Japan Airlines is set to be one of the few carriers to offer “first class” seating on its Airbus A350-900 when it debuts the aircraft on its Tokyo Haneda-Fukuoka route on September 1.
Few airlines that operate the A350-900 have chosen to outfit the aircraft with a first class cabin, with many preferring to equip it in a three-class configuration comprising business, premium economy and economy class.
There have been some exceptions, however. These notably include China Eastern, whose recently delivered A350s feature a first class cabin, and Malaysia Airlines, which technically has “first class” seating on its A350s, but has since rebranded the cabin as Business Suites as of December last year.
But while Japan Airlines is marketing its most premium cabin on board the A350 as “first class”, the seats won’t be quite as luxurious as the enclosed, fully flat, first class JAL Suites found on board its Boeing 777-300ER (pictured below).
The reason for this is that Japan Airlines has, curiously, decided to deploy its new widebody aircraft exclusively on its domestic services, with Sapporo (New Chitose), Okinawa (Naha) and Osaka (Itami) flights also set to see the A350 in future.
And the aircraft will feature all new, specifically domestic seat products to match, with a domestic “first class” cabin, a “Class J” (domestic business class) cabin, and an economy class cabin.
While Japan Airlines won’t be unveiling the details of the aircraft’s cabin interiors until June, it has released the aircraft’s seat map.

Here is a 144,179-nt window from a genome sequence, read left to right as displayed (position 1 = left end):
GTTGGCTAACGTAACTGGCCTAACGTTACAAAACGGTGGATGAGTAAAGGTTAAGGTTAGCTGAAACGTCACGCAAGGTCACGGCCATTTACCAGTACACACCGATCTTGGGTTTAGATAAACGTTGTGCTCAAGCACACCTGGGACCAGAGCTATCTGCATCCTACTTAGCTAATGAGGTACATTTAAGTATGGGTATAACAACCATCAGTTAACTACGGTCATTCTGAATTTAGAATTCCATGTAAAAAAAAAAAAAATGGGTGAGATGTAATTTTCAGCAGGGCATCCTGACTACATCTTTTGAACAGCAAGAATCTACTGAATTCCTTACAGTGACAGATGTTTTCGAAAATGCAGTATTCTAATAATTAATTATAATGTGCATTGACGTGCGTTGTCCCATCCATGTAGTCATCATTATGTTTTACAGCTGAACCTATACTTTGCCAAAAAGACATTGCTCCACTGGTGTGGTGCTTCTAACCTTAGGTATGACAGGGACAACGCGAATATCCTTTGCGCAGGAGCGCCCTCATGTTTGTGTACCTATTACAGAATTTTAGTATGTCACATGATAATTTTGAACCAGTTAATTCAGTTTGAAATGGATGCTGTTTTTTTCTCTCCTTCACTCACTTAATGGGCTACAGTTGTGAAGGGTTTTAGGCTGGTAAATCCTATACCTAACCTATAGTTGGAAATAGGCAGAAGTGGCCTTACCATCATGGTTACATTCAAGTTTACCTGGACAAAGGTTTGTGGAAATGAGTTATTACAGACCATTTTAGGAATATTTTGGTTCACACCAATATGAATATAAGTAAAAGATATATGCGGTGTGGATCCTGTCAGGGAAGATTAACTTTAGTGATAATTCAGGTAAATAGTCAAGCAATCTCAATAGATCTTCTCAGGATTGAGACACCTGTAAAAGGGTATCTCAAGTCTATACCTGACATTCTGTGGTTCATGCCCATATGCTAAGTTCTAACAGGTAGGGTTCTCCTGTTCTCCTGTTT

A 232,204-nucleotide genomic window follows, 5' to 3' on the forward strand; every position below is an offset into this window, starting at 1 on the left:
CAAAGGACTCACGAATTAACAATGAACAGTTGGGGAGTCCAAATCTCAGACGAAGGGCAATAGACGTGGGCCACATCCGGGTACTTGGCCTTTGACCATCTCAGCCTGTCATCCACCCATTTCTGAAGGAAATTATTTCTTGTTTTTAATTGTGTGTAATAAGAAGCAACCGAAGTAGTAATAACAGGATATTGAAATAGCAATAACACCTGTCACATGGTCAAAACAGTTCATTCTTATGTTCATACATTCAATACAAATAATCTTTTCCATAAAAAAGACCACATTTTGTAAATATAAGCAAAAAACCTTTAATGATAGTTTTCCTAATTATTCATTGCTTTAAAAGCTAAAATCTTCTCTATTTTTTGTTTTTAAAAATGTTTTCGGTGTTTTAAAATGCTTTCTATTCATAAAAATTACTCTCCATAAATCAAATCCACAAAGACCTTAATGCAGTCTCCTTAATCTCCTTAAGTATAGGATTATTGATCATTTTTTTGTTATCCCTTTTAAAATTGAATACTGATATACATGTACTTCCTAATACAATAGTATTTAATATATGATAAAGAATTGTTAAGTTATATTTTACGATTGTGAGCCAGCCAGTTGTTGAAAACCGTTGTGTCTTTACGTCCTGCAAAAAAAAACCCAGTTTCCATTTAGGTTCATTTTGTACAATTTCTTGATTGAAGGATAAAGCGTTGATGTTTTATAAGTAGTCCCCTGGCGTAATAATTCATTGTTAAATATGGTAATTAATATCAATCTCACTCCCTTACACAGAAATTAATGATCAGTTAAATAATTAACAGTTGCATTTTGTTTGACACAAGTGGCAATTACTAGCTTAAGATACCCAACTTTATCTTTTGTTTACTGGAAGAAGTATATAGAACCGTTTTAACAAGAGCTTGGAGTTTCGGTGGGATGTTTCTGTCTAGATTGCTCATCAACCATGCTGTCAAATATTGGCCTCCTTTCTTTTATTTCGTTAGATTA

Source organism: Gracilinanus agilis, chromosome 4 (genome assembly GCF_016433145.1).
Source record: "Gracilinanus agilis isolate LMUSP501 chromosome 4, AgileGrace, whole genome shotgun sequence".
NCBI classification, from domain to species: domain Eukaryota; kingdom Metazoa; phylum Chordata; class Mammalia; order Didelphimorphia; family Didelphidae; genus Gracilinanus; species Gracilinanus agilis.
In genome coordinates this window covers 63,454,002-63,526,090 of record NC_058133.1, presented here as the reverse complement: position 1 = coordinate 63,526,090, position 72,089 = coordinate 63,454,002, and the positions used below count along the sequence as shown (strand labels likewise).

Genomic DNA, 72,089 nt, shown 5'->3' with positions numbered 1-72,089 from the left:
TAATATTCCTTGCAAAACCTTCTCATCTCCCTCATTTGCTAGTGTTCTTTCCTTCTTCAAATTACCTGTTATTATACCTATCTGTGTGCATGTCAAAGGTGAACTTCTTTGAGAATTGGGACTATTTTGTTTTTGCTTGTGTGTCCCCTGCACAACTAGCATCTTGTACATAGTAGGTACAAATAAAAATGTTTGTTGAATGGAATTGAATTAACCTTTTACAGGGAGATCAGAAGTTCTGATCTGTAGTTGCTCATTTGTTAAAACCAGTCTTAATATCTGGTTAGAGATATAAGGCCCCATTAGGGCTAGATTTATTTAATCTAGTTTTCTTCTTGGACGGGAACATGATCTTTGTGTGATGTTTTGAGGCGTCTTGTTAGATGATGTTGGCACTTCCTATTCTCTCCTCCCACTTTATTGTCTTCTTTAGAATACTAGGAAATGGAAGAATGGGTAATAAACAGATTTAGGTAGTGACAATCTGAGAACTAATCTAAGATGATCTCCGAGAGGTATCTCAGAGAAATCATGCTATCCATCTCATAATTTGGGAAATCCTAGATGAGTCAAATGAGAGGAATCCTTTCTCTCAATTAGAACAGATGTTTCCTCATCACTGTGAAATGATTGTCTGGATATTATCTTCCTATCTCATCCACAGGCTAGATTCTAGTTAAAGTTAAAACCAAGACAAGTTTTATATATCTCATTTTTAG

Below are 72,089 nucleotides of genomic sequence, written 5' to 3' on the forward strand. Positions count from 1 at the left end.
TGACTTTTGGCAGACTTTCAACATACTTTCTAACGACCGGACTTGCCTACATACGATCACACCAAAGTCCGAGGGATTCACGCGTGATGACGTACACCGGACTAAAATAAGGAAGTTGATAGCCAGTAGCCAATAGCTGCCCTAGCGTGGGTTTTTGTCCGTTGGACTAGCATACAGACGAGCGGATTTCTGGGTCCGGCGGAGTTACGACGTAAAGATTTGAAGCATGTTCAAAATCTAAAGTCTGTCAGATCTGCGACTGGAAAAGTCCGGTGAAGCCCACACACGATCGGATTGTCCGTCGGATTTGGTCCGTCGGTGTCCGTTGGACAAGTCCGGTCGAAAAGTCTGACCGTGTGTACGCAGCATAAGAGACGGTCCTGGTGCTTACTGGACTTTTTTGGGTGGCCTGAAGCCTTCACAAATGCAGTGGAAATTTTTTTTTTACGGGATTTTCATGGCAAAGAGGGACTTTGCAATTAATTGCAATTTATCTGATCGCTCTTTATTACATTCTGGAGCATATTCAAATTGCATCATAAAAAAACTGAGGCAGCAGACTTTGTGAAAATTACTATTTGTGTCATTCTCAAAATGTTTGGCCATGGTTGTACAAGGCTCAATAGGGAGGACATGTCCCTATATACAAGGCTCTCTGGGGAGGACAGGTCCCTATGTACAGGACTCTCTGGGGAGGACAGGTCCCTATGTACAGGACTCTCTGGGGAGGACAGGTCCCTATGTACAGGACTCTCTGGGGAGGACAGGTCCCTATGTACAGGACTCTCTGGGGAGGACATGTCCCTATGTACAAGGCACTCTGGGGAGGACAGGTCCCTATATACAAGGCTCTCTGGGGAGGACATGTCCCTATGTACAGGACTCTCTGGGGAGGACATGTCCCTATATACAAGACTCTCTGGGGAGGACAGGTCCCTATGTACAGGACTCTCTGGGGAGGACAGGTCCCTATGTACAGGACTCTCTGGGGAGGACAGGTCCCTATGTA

As can be seen, the first class cabin will be laid out with 12 seats in a 2-2-2 configuration and feature a similar icon as the domestic first class seats found on board the airline’s Boeing 767-300ER, suggesting these new designs could resemble those found on the 767 (pictured below).
Unlike the 767, which features a 2-1-2 configuration, the A350 unfortunately won’t have these centre “throne” seats.
This set up resembles more of a business class configuration, and if Japan Airlines does use a design similar to the seat product on its 767-300ER then these won’t be lie-flat.
As for the domestic “Class J” business class cabin, this looks more like a premium economy set up with a 2-4-2 configuration. The only other aircraft to feature this cabin class are the 767-300ER, which lays it out in a 2-2-2 format, and the 737-800, which has a 2-3 configuration (seat product pictured below).
The seat products on these two aircraft certainly resemble Japan Airlines’ international premium economy seats found elsewhere in its long-haul fleet, and it’s likely the A350 will feature a similar product as the 767-300ER and 737-800.
The economy class cabin, meanwhile, is perhaps the most straightforward of the lot with a familiar 3-3-3 configuration commonly found on the A350.
For travellers expecting to fly domestically with the Japanese carrier there are some features to look forward to with the new cabins, however. All seats will, for instance, be outfitted with personal monitors, as well as power outlets and USB ports. Wifi connectivity will also be available on board.
For more information on Japan Airlines’ A350, click here.
In related news, rival Japanese carrier All Nippon Airways (ANA) recently took delivery of its very first Boeing 787-10 Dreamliner aircraft. These notably feature business and premium economy class cabins outfitted with similar products as its newly delivered A380 superjumbo.
ANA will fly its new Dreamliner on its Tokyo Narita-Singapore route on April 26 followed by its Tokyo Narita-Bangkok service on July 1.